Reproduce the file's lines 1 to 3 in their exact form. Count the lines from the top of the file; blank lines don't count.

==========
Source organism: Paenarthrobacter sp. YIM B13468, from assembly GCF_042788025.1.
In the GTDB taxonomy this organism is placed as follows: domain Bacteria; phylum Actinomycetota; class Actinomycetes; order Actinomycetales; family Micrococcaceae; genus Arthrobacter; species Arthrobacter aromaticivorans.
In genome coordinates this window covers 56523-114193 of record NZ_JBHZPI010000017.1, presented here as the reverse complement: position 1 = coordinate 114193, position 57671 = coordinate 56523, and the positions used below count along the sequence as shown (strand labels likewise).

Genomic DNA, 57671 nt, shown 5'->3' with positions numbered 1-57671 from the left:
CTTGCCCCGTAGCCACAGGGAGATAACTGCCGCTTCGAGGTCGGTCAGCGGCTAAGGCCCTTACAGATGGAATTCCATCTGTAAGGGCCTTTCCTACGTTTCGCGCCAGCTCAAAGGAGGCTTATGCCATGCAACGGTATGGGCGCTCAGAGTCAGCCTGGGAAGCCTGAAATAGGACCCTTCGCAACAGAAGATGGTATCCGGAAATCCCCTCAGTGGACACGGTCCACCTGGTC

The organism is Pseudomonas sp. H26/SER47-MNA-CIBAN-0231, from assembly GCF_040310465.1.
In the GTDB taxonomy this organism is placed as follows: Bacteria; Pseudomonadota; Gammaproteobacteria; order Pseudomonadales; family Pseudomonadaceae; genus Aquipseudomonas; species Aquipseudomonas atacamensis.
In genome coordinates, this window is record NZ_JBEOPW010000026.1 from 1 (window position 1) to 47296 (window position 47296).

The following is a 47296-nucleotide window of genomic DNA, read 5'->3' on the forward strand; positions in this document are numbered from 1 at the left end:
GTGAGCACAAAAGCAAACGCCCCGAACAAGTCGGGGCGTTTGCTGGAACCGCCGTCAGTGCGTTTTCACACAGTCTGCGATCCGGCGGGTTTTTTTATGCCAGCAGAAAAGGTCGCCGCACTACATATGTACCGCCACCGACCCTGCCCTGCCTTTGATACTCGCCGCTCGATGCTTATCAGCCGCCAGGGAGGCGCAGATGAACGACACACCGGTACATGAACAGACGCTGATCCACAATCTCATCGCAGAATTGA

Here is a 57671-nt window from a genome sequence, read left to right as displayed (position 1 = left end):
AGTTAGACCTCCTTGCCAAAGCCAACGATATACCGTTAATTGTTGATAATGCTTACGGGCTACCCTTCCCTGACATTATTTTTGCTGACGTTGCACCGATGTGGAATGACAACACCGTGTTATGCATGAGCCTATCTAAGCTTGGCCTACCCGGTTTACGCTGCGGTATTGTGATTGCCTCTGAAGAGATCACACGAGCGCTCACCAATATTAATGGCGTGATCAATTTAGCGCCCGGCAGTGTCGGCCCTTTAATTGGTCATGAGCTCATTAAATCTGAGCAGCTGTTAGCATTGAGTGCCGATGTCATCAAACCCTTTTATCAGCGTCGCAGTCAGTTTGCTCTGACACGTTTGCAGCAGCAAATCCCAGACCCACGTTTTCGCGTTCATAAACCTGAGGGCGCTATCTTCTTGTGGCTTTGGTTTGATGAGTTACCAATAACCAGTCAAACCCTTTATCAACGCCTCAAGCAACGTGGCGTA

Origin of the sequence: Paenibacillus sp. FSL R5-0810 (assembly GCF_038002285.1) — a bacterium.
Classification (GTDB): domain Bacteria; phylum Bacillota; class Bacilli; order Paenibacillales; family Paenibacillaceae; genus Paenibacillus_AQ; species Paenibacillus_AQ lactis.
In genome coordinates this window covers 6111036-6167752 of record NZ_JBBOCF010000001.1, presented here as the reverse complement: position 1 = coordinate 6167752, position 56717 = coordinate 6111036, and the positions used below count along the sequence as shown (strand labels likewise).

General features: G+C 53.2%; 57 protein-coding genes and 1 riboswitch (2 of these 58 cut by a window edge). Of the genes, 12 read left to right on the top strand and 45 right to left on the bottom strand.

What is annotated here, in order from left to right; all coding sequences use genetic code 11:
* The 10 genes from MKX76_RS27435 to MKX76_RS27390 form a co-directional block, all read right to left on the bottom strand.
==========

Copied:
Source organism: Paenarthrobacter sp. YIM B13468, from assembly GCF_042788025.1.
In the GTDB taxonomy this organism is placed as follows: domain Bacteria; phylum Actinomycetota; class Actinomycetes; order Actinomycetales; family Micrococcaceae; genus Arthrobacter; species Arthrobacter aromaticivorans.
In genome coordinates this window covers 56523-114193 of record NZ_JBHZPI010000017.1, presented here as the reverse complement: position 1 = coordinate 114193, position 57671 = coordinate 56523, and the positions used below count along the sequence as shown (strand labels likewise).